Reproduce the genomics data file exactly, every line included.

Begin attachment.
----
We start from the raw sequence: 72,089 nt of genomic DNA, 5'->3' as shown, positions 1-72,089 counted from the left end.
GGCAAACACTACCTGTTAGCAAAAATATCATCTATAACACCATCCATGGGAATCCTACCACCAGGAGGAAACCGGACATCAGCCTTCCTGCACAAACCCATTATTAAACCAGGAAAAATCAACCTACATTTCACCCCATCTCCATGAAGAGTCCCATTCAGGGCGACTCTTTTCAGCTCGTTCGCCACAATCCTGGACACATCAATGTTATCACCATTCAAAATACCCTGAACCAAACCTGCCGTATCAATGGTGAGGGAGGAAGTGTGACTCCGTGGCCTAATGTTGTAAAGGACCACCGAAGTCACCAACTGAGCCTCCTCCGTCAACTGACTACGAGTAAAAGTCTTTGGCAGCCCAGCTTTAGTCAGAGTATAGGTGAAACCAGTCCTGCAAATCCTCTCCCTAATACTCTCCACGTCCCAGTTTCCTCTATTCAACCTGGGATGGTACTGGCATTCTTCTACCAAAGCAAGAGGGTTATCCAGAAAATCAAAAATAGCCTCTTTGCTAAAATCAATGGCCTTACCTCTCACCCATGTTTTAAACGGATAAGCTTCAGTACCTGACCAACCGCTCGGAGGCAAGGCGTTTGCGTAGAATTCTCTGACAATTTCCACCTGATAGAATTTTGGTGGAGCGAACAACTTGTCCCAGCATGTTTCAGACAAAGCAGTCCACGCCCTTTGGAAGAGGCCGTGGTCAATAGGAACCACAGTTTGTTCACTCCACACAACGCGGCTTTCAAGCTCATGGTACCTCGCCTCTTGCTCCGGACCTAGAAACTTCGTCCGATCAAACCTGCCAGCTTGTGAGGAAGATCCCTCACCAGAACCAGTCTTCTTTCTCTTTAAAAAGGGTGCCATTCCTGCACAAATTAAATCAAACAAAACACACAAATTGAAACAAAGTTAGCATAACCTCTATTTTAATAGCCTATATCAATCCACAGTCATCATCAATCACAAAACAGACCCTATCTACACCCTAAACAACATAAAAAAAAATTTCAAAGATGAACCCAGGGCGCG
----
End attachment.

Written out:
We start from the raw sequence: 72,089 nt of genomic DNA, 5'->3' as shown, positions 1-72,089 counted from the left end.
GGCAAACACTACCTGTTAGCAAAAATATCATCTATAACACCATCCATGGGAATCCTACCACCAGGAGGAAACCGGACATCAGCCTTCCTGCACAAACCCATTATTAAACCAGGAAAAATCAACCTACATTTCACCCCATCTCCATGAAGAGTCCCATTCAGGGCGACTCTTTTCAGCTCGTTCGCCACAATCCTGGACACATCAATGTTATCACCATTCAAAATACCCTGAACCAAACCTGCCGTATCAATGGTGAGGGAGGAAGTGTGACTCCGTGGCCTAATGTTGTAAAGGACCACCGAAGTCACCAACTGAGCCTCCTCCGTCAACTGACTACGAGTAAAAGTCTTTGGCAGCCCAGCTTTAGTCAGAGTATAGGTGAAACCAGTCCTGCAAATCCTCTCCCTAATACTCTCCACGTCCCAGTTTCCTCTATTCAACCTGGGATGGTACTGGCATTCTTCTACCAAAGCAAGAGGGTTATCCAGAAAATCAAAAATAGCCTCTTTGCTAAAATCAATGGCCTTACCTCTCACCCATGTTTTAAACGGATAAGCTTCAGTACCTGACCAACCGCTCGGAGGCAAGGCGTTTGCGTAGAATTCTCTGACAATTTCCACCTGATAGAATTTTGGTGGAGCGAACAACTTGTCCCAGCATGTTTCAGACAAAGCAGTCCACGCCCTTTGGAAGAGGCCGTGGTCAATAGGAACCACAGTTTGTTCACTCCACACAACGCGGCTTTCAAGCTCATGGTACCTCGCCTCTTGCTCCGGACCTAGAAACTTCGTCCGATCAAACCTGCCAGCTTGTGAGGAAGATCCCTCACCAGAACCAGTCTTCTTTCTCTTTAAAAAGGGTGCCATTCCTGCACAAATTAAATCAAACAAAACACACAAATTGAAACAAAGTTAGCATAACCTCTATTTTAATAGCCTATATCAATCCACAGTCATCATCAATCACAAAACAGACCCTATCTACACCCTAAACAACATAAAAAAAAATTTCAAAGATGAACCCAGGGCGCG